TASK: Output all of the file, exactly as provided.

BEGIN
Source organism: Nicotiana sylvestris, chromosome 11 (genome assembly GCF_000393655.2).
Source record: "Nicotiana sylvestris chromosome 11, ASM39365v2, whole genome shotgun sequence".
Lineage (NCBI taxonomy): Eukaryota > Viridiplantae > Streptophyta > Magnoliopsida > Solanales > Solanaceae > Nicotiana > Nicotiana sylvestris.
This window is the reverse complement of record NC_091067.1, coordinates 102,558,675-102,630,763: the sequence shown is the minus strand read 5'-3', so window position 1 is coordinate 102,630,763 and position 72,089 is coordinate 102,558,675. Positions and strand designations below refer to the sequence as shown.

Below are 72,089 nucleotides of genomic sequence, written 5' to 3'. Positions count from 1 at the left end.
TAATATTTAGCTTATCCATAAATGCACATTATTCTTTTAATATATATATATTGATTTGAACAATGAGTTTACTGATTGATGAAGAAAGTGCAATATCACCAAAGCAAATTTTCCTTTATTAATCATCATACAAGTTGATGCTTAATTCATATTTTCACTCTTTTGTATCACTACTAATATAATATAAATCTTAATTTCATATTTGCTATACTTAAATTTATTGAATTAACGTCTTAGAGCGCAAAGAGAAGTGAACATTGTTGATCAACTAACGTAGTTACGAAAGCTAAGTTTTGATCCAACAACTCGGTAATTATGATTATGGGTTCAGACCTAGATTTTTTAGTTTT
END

Source organism: Nicotiana sylvestris, chromosome 11 (genome assembly GCF_000393655.2).
Source record: "Nicotiana sylvestris chromosome 11, ASM39365v2, whole genome shotgun sequence".
Lineage (NCBI taxonomy): Eukaryota > Viridiplantae > Streptophyta > Magnoliopsida > Solanales > Solanaceae > Nicotiana > Nicotiana sylvestris.
This window is the reverse complement of record NC_091067.1, coordinates 102,558,675-102,630,763: the sequence shown is the minus strand read 5'-3', so window position 1 is coordinate 102,630,763 and position 72,089 is coordinate 102,558,675. Positions and strand designations below refer to the sequence as shown.

Below are 72,089 nucleotides of genomic sequence, written 5' to 3'. Positions count from 1 at the left end.
TAATATTTAGCTTATCCATAAATGCACATTATTCTTTTAATATATATATATTGATTTGAACAATGAGTTTACTGATTGATGAAGAAAGTGCAATATCACCAAAGCAAATTTTCCTTTATTAATCATCATACAAGTTGATGCTTAATTCATATTTTCACTCTTTTGTATCACTACTAATATAATATAAATCTTAATTTCATATTTGCTATACTTAAATTTATTGAATTAACGTCTTAGAGCGCAAAGAGAAGTGAACATTGTTGATCAACTAACGTAGTTACGAAAGCTAAGTTTTGATCCAACAACTCGGTAATTATGATTATGGGTTCAGACCTAGATTTTTTAGTTTT